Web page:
This article was published in Australian Dictionary of Biography, Volume 1, (MUP), 1966
This is a shared entry with Ambrose Hallen
Ambrose Hallen (d.1845), architect and company director, and Edward Hallen (1803-1880), architect and ironfounder, were brothers, born in England. They both married daughters of William Lawson, one of the explorers of the Blue Mountains. Ambrose married Sarah, Lawson's youngest daughter and Edward married Sophia. Ambrose, after being appointed assistant surveyor to John Oxley, surveyor-general of New South Wales, came to Australia in the Layton in 1827, but instead of working under the surveyor-general, he was appointed town surveyor. In 1829 his title was changed to architect and town surveyor, which position he held until 1832 when he was made colonial architect. In 1829 Edward, still in London, was appointed draughtsman to the surveyor-general of New South Wales. Soon after arrival in Sydney he began to practise architecture: his name as architect and the date 1832 are carved on the west face of Sydney Grammar School. The plans of this building were begun and the foundation stone laid in January 1830. Both brothers received grants of land in the King's Cross area of Sydney and they built Telford Place and Rose Hall, conspicuous mansions in the district. The name Telford derived from their friendship with the great English architect-engineer, Thomas Telford, who had given Ambrose a letter of recommendation when he applied for the post in New South Wales.
As colonial architect Ambrose was mainly concerned with repairs, and designed few new government buildings. He produced designs for several important works, such as a bridge on the Liverpool Road and a large court-house for Sydney, but the government rejected them. Indeed his scheme for a market hall aroused positive hostility in the surveyor-general, (Sir) Thomas Mitchell. He did, however, have a large private practice. Among the buildings he designed was Roslyn Hall which long stood in Rushcutters Bay where Roslyn Street now is. He engaged in many activities apart from architecture and in 1834 was so involved in flour-milling that he was thought to be on the way to making a fortune. At the same time Edward produced buildings that were by no means discreditable. Besides the grammar school, he designed Hereford House in the Glebe, Sydney (still remaining 130 years later but somewhat mutilated), and the Argyle Cut, that not inconsiderable engineering work linking George Street North with Argyle Place. However, by 1834 he was so discouraged by the poor return from his architectural practice that he decided to turn grazier, and obtained a property called Mowbla on the Castlereagh River where he raised sheep, being helped in this venture by his father-in-law.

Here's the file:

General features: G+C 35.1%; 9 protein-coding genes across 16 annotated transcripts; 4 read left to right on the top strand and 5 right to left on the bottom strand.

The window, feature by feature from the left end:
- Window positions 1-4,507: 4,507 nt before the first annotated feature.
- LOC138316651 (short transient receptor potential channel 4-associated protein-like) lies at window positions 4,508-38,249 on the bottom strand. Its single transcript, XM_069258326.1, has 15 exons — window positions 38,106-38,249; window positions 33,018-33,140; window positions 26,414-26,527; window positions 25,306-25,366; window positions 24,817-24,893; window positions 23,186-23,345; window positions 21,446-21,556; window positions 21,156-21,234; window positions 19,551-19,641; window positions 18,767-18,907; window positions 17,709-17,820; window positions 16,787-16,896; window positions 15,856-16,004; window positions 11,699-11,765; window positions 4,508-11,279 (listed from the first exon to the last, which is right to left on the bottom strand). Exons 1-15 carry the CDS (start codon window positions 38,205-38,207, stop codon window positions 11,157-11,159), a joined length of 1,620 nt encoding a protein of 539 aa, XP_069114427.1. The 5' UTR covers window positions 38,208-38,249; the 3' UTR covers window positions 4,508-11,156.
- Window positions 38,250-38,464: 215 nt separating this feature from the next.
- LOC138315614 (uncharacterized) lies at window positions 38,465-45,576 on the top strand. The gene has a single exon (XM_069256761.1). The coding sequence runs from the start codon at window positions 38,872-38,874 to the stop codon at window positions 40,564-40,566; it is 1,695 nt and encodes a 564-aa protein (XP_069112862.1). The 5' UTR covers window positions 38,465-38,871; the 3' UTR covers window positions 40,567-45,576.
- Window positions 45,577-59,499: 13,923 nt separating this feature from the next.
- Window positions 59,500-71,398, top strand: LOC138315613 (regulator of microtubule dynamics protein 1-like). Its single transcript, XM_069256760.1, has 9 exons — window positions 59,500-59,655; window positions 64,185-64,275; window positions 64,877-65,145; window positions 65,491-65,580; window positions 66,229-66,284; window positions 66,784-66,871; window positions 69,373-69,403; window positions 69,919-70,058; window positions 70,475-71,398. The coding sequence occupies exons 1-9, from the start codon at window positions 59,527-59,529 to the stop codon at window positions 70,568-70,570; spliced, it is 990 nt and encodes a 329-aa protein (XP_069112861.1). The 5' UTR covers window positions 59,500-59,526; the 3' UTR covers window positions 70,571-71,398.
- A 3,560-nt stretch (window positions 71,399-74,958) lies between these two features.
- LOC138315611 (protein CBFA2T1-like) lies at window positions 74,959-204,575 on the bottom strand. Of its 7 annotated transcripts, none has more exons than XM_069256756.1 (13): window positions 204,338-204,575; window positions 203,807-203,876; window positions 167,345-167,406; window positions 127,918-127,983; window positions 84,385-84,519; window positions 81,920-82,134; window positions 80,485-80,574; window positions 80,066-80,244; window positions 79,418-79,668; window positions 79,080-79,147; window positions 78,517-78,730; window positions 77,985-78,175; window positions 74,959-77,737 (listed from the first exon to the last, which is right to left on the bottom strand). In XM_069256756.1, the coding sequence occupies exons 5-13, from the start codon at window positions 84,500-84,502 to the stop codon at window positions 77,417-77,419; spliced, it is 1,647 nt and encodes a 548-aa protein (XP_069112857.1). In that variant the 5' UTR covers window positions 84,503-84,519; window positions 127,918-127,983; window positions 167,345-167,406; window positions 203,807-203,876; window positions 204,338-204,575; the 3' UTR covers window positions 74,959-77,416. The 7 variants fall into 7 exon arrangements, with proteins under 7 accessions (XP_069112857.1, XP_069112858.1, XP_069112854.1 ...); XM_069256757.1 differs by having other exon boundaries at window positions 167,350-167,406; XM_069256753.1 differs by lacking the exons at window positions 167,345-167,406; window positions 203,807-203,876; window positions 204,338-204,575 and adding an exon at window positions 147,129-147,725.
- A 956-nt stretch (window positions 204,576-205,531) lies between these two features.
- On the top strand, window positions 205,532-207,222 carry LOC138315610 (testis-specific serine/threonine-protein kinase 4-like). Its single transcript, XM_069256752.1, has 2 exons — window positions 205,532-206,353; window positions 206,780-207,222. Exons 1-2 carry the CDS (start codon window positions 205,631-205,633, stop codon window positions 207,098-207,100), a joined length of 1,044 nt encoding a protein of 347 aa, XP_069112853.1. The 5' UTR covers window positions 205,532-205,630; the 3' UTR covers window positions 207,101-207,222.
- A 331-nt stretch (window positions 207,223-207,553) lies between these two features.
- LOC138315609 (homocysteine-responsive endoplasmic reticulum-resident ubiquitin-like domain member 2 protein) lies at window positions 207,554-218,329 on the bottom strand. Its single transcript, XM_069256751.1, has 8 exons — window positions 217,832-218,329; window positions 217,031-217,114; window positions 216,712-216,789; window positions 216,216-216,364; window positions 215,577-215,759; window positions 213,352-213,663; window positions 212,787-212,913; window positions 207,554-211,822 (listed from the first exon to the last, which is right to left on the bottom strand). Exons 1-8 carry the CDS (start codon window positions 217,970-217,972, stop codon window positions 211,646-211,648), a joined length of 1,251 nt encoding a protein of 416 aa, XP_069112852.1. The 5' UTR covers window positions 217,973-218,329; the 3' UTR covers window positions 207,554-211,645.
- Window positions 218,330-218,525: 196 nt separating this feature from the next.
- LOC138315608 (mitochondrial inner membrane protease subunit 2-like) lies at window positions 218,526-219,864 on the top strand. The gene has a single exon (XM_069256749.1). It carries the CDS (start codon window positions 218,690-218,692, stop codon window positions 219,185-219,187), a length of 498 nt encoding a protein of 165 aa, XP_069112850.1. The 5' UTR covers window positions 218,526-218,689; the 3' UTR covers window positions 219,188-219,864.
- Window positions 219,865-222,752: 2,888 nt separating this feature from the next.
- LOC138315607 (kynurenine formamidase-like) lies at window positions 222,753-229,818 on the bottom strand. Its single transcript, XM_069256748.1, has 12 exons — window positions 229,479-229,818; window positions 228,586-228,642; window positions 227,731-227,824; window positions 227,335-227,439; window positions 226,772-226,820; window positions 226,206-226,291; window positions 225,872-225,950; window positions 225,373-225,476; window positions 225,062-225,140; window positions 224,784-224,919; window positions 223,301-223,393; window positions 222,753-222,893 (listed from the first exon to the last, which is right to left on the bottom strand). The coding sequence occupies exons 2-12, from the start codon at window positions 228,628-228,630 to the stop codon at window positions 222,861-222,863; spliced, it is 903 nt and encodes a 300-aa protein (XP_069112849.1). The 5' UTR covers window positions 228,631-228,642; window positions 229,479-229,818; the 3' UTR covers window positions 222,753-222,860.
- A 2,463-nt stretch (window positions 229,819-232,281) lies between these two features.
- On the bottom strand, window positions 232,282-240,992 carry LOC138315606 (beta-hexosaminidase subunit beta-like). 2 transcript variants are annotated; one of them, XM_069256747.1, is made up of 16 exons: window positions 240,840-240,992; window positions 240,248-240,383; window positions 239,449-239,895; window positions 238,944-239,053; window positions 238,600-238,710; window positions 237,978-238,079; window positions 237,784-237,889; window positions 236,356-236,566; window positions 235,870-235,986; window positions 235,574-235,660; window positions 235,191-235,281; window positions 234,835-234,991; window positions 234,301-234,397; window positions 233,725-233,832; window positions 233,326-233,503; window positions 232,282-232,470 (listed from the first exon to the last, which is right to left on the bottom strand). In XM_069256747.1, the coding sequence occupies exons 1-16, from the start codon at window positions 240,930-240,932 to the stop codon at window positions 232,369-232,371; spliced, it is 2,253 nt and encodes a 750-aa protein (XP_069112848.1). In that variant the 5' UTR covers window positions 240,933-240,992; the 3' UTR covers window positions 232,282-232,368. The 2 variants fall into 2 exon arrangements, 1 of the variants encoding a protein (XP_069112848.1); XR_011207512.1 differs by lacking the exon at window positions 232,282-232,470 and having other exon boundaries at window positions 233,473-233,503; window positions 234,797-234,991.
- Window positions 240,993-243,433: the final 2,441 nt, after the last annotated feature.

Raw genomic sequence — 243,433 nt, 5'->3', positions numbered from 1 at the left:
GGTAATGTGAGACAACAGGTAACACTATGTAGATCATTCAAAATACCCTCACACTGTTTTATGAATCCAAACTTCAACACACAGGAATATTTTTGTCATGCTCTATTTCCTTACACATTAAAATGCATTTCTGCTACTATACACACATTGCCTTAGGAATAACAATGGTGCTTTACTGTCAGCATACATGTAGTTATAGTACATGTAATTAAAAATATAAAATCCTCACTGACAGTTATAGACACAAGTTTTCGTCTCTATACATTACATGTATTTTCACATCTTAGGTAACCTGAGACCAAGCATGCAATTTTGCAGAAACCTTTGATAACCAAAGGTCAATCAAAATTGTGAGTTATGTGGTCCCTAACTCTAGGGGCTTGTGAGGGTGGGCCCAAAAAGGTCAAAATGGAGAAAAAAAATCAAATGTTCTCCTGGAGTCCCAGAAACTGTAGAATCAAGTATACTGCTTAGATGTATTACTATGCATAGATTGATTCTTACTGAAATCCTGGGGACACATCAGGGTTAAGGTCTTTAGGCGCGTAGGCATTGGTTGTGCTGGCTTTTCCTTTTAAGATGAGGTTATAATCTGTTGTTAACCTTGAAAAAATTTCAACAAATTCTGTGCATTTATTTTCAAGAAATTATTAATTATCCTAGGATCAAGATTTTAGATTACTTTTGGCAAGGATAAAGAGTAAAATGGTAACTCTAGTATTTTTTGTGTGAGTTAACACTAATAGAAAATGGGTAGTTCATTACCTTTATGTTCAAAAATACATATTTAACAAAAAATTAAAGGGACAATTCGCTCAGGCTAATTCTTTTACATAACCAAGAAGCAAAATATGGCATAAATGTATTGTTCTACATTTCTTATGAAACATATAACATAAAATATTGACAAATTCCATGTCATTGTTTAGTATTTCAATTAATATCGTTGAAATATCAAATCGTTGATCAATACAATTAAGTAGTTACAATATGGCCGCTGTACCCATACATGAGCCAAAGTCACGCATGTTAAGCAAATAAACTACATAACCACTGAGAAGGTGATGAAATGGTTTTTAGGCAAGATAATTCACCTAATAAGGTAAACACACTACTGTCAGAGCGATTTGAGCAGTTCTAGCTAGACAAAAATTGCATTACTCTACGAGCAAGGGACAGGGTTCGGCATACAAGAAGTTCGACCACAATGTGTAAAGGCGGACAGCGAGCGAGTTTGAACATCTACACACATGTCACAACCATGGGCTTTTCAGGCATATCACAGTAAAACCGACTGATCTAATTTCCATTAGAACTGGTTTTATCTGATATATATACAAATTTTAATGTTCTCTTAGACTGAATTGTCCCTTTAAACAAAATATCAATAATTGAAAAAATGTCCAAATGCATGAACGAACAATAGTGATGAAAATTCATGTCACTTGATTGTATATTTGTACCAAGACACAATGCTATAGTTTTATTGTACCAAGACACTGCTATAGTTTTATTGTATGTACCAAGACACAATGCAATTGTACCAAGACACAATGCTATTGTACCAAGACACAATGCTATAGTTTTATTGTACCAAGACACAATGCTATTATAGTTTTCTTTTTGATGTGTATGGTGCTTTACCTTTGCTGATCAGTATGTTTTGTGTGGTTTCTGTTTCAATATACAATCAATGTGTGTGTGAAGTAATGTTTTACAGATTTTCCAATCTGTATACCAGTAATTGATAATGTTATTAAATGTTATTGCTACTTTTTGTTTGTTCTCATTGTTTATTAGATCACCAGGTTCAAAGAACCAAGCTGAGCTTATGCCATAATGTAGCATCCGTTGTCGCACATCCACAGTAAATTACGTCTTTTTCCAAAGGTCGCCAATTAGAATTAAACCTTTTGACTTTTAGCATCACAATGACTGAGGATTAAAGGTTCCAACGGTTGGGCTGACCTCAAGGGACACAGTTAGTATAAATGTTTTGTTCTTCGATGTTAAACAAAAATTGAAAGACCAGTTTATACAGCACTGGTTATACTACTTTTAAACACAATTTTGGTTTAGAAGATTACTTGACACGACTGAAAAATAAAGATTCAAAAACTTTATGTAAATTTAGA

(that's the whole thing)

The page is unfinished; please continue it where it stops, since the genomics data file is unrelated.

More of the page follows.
Meanwhile the government was becoming dissatisfied with Ambrose's preoccupation with affairs outside his office. Mitchell, who wanted Mortimer Lewis to become colonial architect, so arranged matters that Ambrose had little choice but to resign, which he did in 1835, and after this his social and business interests began to multiply. He became a director of the Fire and Life Assurance Co. in 1836, a member of the Royal Exchange Co. in 1837, a director of the Australian Gas Light Co. in the same year, and a director of the Australian Auction Co. in 1840. He also had an interest in the Steam Mill, Sussex Street, Sydney, and owned a station property. He was living at Veteran Hall, Prospect, when a daughter was born to his wife in 1843.
By this time his fortunes seem to have been waning. He sold out from the gas company in 1841 and in 1842 sold his interest in the Steam Mill and was disqualified as a member of the Royal Exchange Co. In 1844 he sailed for London in the Greenlaw but died on the voyage. His widow married George Langley of Tipperary on 22 June 1846, and later lived at Parramatta.
Edward continued as a grazier, but was an absentee landholder. He was living in Kent Street, Sydney, when he applied for the city surveyorship, but later publicly withdrew his name, giving as his excuse the pressure of private business. The validity of this excuse may be open to question, for soon afterwards he left the colony with his family. He returned to England where he joined the firm of Cottam & Hallen, ironfounders. For some time he lived at Pembroke Terrace, Kensington. His name reappeared in the Sydney directories in 1865, when he described himself as a surveyor, with his office at 108 Pitt Street, Sydney. In 1867 he took a partner, Edward M'Evoy, the firm of Hallen & M'Evoy describing themselves as civil engineers, surveyors and architects. The partnership lasted until 1873, after which Edward Hallen once more practised alone. His practice was very small, and surviving pages of his ledger show lists of very minor jobs and his total fees for 1878 as £362 and for 1879 as £200. He died on 11 January 1880. His wife Sophia, whom he had married in October 1840, survived him by exactly twenty-six years for she died on 11 January 1906.
Morton Herman, 'Hallen, Edward (1803–1880)', Australian Dictionary of Biography, National Centre of Biography, Australian National University, http://adb.anu.edu.au/biography/hallen-edward-2243/text2737, published first in hardcopy 1966, accessed online 29 April 2017.
This article was first published in hardcopy in Australian Dictionary of Biography, Volume 1, (MUP), 1966
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